The size of a credit card and the price of a posh handbag, the imminent arrival of the iPod mini is set to trigger a high street music boom this summer.
Aimed at the teenage market, the compact version of Apple's hugely popular iPod digital music player will be on sale in this country in a fortnight. Experts say the iPod concept, which has already made Apple profits of £86m since its launch in 2001, is set to revolutionise the way we listen to music.
The invention has been hailed as the end of the album and the rebirth of the single, with consumers free to edit their own long-playing music combinations. The CD player, it has been suggested, is in danger of extinction within years.
The latest iPod costs £179 and can store a maximum of 1,000 tracks, a fraction of the capacity of its big brother, the original iPod which sells for £249 and is the size of a cigarette packet. Apple has sold more than three million iPods worldwide.
The John Lewis chain predicts that when the iPod mini hits the shops on 24 July, sales will rocket. More than 100,000 of the more expensive, existing iPods were sold in Britain last Christmas.
Mike Khalfey, the store's electronic buyer, said: "We've had a lot of demand [for the iPod mini] from customers coming in and asking for them, since January when they were announced in the US."
The original iPod, which tends to be bought by people over 21, has spawned a number of competitors, none of which can emulate the scale of Apple's invention. Creative Labs' Jukebox is half the size of a paperback and costs £279.
Paul Rees, editor of the monthly music magazine Q, said: "I think the interest will go on and on. In the US, Apple hasn't been able to meet the demand for the iPod mini. I think demand for these sorts of players will be like CD players a few years ago, where everyone buys them. That's the thing about any technology and music; if it gives you another way to consume songs then people will adopt it."
Sales of digital music players, which use a hard disk or computer memory to store compressed versions of songs from CDs or downloaded from the internet, have taken off in line with the growth of high-speed broadband internet connections.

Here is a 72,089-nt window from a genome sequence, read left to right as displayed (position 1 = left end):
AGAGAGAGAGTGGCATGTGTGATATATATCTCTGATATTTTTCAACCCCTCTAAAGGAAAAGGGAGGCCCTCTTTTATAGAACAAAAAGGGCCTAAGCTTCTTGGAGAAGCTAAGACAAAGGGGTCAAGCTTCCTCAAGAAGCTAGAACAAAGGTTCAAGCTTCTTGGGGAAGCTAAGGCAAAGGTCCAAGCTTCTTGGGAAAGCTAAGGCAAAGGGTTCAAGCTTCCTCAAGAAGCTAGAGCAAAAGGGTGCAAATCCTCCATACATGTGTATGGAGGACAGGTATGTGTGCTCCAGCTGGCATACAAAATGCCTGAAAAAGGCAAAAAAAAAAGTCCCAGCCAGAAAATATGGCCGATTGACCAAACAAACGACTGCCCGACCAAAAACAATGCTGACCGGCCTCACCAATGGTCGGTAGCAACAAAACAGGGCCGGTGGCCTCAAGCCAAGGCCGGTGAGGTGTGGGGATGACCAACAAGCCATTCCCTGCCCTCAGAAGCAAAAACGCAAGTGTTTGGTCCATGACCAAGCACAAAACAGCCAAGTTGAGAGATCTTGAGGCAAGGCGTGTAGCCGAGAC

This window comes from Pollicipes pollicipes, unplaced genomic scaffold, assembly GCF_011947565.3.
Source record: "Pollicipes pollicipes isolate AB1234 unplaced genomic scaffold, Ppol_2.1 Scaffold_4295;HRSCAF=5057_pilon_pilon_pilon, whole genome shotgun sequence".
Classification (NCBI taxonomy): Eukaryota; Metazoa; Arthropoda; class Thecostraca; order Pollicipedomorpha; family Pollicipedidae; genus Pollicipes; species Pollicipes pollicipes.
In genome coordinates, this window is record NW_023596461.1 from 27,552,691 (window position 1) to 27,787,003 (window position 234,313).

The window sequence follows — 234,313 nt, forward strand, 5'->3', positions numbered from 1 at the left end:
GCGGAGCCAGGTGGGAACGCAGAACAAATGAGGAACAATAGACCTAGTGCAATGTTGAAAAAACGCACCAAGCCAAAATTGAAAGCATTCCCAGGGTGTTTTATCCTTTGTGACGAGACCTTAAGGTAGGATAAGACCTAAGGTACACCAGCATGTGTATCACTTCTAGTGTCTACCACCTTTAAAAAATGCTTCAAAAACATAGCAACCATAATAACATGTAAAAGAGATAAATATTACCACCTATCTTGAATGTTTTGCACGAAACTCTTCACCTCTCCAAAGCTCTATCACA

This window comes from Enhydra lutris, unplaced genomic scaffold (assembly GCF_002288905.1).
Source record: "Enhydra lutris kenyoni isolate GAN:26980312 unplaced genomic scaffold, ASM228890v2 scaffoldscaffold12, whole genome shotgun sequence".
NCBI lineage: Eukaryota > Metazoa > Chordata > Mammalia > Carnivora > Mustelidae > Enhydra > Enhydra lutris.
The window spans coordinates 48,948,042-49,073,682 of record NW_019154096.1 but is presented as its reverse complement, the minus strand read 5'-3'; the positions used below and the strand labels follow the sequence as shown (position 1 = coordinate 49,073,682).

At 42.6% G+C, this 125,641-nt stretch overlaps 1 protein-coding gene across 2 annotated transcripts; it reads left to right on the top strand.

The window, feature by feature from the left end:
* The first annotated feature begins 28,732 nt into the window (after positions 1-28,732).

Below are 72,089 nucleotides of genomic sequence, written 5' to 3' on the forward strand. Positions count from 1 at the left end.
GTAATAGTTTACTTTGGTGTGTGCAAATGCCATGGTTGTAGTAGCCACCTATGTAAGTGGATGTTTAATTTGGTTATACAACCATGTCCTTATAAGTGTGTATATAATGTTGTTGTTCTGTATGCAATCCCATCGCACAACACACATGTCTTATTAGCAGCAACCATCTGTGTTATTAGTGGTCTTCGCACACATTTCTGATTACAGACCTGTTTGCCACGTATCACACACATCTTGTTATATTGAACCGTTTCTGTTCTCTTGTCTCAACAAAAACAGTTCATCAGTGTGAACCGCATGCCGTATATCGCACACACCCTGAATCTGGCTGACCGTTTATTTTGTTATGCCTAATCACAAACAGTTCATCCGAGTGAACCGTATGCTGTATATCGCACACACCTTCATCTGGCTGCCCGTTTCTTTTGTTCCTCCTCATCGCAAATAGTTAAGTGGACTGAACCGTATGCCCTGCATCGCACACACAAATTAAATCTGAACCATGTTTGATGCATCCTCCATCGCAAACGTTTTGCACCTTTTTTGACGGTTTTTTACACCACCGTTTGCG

Almost all music we buy now is already digitised, on CD. There, a minute of music takes up 10 megabytes using the "AIFF" encoding system. The MP3 format sacrifices some sound quality to squeeze the music into a far smaller file, requiring about 1 Mb per minute.
But songs bought online use other, incompatible formats. Apple's iTunes Music Store (iTMS) uses one called "AAC", and its rivals use Microsoft's "WMA" (for "Window Media Audio") system. All digital players except Sony's play MP3s; but songs bought from the iTMS play only on the iPod. Depending on capacity, a player can store between 60 and 10,000 songs. The best-selling model, from Apple, has a 20-gigabyte hard disk that can store 5,000 songs.
In the past three months, several rival, but legal download sites have started to try to cash in on the shift towards abandoning CDs and picking only the music you like from CDs that have become overlong and dull.
Andrew Harrison, associate editor of Word magazine, said: "All my record collection is now on my iPod. I set it to play songs at random and it feels like I've got my own personal radio station." He said that is leading to three principal changes. "It's breaking down the album: you edit it to keep just the tracks you want, instead of all the filler they put on CDs. And online buying is leading to the rebirth of the single, but also the death of the album. People are unbundling songs from albums."
Finally, he noted: "You can create playlists of particular songs, so you can create precisely the musical environment you want at any time, for the gym, for the train, for driving. And it's a social thing too: I've seen people take their iPods to a party and plug them in to play songs. I DJ'd a friend's wedding using my iPod."
Steve Levine, a producer who worked with the Clash and the Beach Boys, has written a book on "the art of downloading music" in which he forecasts that the iPod will be the "most-wanted Christmas present this year". But the iPod has its downsides: some people have been mugged when thieves have spotted them wearing the distinctive white earphones.Reuse content